Notice that non-financial motivators are often psychological, value-based, and are tied to the internal drivers for the employee and go much deeper than surface-level rewards, they are personal.
Since the term “intrinsic motivation” was first coined by the American psychologist Harry F. Harlow in his 1950, more studies have looked into human behavior and intrinsic motivation. Studies suggest that intrinsic motivators offer a more sustained source for increased engagement and productivity. A study of over 200,000 U.S. public sector employees showed that employee engagement levels were more strongly correlated to intrinsic motivators rather than extrinsic ones. While extrinsic incentives – such as bonuses, raises and promotions – do motivate, those who are intrinsically motivated are three times more engaged than those who are extrinsically motivated. Simply put, there is more to be gained through intrinsic motivation.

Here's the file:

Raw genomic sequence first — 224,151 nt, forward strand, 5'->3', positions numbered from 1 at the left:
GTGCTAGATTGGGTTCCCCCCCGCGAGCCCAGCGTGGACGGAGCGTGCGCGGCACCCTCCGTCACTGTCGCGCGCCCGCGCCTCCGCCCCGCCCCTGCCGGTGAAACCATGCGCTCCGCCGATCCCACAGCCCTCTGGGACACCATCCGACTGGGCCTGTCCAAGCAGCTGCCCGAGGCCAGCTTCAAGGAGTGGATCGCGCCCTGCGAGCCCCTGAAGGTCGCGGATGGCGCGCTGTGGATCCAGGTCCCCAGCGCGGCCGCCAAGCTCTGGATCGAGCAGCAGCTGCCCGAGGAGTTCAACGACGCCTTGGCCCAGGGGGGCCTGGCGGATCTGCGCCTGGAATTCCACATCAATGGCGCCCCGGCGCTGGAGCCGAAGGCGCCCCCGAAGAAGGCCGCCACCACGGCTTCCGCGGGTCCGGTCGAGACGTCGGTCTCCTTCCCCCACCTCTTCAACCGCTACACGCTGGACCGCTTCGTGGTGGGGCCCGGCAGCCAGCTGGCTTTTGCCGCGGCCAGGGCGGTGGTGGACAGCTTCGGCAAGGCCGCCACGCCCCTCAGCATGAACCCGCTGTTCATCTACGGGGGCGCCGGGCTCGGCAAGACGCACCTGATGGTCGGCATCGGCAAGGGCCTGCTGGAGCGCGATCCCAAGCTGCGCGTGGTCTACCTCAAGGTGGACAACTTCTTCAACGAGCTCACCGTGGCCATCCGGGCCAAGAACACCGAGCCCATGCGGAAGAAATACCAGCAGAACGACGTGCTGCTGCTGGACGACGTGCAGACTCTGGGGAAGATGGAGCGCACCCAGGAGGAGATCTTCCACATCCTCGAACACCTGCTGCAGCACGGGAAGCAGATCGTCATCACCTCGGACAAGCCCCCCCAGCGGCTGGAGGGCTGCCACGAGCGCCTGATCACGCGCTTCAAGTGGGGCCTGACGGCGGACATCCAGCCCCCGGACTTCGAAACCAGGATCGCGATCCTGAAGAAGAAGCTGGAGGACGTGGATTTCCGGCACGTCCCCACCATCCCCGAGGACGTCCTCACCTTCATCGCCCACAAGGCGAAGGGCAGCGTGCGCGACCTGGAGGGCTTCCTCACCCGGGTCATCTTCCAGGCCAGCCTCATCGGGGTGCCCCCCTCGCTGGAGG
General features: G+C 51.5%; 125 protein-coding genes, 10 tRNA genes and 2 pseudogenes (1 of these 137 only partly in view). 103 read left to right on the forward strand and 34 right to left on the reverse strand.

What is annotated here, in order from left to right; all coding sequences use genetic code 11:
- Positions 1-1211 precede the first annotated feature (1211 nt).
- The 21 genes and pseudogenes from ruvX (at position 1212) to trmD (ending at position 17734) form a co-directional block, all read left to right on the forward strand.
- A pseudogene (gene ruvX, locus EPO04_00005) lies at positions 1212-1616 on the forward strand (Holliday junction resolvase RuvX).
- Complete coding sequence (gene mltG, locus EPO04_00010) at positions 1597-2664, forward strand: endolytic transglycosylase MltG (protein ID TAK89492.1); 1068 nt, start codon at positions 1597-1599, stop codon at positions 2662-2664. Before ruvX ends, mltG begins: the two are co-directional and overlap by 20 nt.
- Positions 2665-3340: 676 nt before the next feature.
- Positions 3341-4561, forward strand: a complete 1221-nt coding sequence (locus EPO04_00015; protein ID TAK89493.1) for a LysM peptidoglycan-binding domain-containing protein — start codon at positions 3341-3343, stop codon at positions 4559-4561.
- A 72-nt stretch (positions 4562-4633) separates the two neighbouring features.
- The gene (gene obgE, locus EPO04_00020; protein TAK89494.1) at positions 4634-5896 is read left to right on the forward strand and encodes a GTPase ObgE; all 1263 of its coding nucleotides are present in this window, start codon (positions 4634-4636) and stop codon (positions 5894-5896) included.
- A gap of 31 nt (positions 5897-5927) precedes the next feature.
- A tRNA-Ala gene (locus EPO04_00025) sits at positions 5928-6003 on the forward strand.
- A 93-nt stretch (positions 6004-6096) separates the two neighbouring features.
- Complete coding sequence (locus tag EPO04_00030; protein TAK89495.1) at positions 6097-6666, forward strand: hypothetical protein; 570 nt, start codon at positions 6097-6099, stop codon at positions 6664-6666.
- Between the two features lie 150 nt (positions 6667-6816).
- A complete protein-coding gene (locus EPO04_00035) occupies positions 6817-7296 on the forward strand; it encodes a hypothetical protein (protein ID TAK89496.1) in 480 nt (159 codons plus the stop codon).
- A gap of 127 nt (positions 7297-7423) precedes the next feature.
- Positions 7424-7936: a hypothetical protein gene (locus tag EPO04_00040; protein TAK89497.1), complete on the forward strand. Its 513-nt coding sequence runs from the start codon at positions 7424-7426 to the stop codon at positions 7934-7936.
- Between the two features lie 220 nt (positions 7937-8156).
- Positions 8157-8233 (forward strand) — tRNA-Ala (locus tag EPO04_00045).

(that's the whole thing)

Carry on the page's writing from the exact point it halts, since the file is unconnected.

Meet and Connect to People Individually to Increase Intrinsic Motivation
Your employees get individualized experiences in most areas of their lives and the employee experience is no exception. The buzz in HR around intrinsic motivation has given a significant boost to development in this area. Employers now have more tools available to scale intrinsic motivation through the personalization of the employee experience. And the research shows that for most employees, their individual values are better indicators of performance and engagement.
So, get to know your employees and their personal values. And, get comfortable with the idea that your organizational purpose may not be the main driver for your people, even though for some there may be alignment. Ultimately it is an employee’s individual why, their purpose, that gets them to show up each and every day.
When looking to get the best results from your employees, both financial and non-financial motivations are needed. After all, compensation and benefits packages are not going away. While they each have their merit, tapping into intrinsic motivations is becoming more important.
How You Can Intrinsically Motivate Your Team